Derril Shiflet, who was visiting from Arizona, didn't bother to unpack his bags in case he needed to evacuate his sister's home quickly.
"It's been hectic, people in the backyard all day, and we don't know if the mud is coming down. It's been pretty bad," Shiflet said.
Cal Fire firefighters and inmate crews were back at it on Wednesday morning, shoring up the hills and sandbagging neighborhood streets.
"The workers have done an incredible job. They've been working night and day to make sure the hillside's secure, and them doing that makes me feel safe," said Ross Horner of Highland.
Rescue crews are on standby in case of a slide.
"Everything that they have done here is amazing. They're saving the houses, everything is draining the way it's supposed to be, I mean, the resources that have been brought in, we can't thank them enough," said Kimberly Mays of Highland.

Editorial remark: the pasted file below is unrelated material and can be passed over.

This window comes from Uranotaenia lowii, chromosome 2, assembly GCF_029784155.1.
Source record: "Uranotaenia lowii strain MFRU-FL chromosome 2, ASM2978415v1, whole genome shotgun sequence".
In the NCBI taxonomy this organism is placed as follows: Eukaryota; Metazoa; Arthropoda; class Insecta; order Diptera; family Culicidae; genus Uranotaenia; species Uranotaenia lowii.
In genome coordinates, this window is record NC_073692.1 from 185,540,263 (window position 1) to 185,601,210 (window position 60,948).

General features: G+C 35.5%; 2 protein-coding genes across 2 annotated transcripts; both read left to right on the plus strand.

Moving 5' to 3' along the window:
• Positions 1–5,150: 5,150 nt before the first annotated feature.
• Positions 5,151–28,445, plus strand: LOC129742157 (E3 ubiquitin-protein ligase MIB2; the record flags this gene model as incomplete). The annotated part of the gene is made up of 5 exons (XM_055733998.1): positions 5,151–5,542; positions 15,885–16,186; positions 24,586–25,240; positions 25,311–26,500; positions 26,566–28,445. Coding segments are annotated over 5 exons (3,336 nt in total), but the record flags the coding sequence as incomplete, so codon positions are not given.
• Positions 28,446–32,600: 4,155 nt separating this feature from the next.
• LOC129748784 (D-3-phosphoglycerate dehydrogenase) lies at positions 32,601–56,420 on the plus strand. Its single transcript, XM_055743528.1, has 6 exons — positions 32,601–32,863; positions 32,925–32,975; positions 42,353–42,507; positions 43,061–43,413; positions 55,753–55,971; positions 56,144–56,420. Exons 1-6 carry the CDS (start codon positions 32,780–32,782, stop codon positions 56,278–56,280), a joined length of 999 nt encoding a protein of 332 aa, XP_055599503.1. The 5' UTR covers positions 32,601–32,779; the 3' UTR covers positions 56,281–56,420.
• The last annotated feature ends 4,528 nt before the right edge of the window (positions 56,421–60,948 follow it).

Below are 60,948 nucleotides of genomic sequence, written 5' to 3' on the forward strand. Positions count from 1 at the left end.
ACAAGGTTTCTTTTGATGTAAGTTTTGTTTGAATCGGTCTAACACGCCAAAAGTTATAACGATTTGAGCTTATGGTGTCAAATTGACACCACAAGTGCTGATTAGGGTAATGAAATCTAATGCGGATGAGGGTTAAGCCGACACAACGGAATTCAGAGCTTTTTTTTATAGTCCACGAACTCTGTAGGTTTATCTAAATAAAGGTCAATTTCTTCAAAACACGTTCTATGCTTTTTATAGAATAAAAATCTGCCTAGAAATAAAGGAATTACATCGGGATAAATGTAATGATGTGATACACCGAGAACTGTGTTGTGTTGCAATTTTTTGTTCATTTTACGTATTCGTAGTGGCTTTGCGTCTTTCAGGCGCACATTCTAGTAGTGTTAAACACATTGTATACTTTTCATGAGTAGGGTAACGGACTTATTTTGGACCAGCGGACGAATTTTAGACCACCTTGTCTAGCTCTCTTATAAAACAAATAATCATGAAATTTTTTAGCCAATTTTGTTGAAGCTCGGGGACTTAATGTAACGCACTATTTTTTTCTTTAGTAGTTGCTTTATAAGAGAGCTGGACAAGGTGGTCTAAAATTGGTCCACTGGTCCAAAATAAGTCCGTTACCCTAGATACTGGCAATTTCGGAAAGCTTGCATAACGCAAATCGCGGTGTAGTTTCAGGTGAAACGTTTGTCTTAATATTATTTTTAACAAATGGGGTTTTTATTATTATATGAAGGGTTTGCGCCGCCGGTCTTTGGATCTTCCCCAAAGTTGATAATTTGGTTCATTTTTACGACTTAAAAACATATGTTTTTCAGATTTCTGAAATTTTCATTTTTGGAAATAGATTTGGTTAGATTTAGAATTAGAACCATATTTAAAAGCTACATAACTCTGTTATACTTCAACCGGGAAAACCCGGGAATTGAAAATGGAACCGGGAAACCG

In nearby Loma Linda, the California Conservation Corps helped residents shovel mud after a hillside gave way.
More than 700 residents volunteered to help with rain preparation on Tuesday. More than 100,000 sandbags are in place around Highland.
Bill Peters of San Bernardino Cal Fire said they are more prepared than a week ago when the mud started flowing.
"With all the sandbags and the K-rails that we have laid over the last week creating our diversion channels and our walls, we're being very proactive, and we're ahead of the game," Peters said. "We've done as much as we can getting prepared for this. We think we're in pretty good shape, and honestly if the rain stays like this, we feel pretty positive we're going to weather it."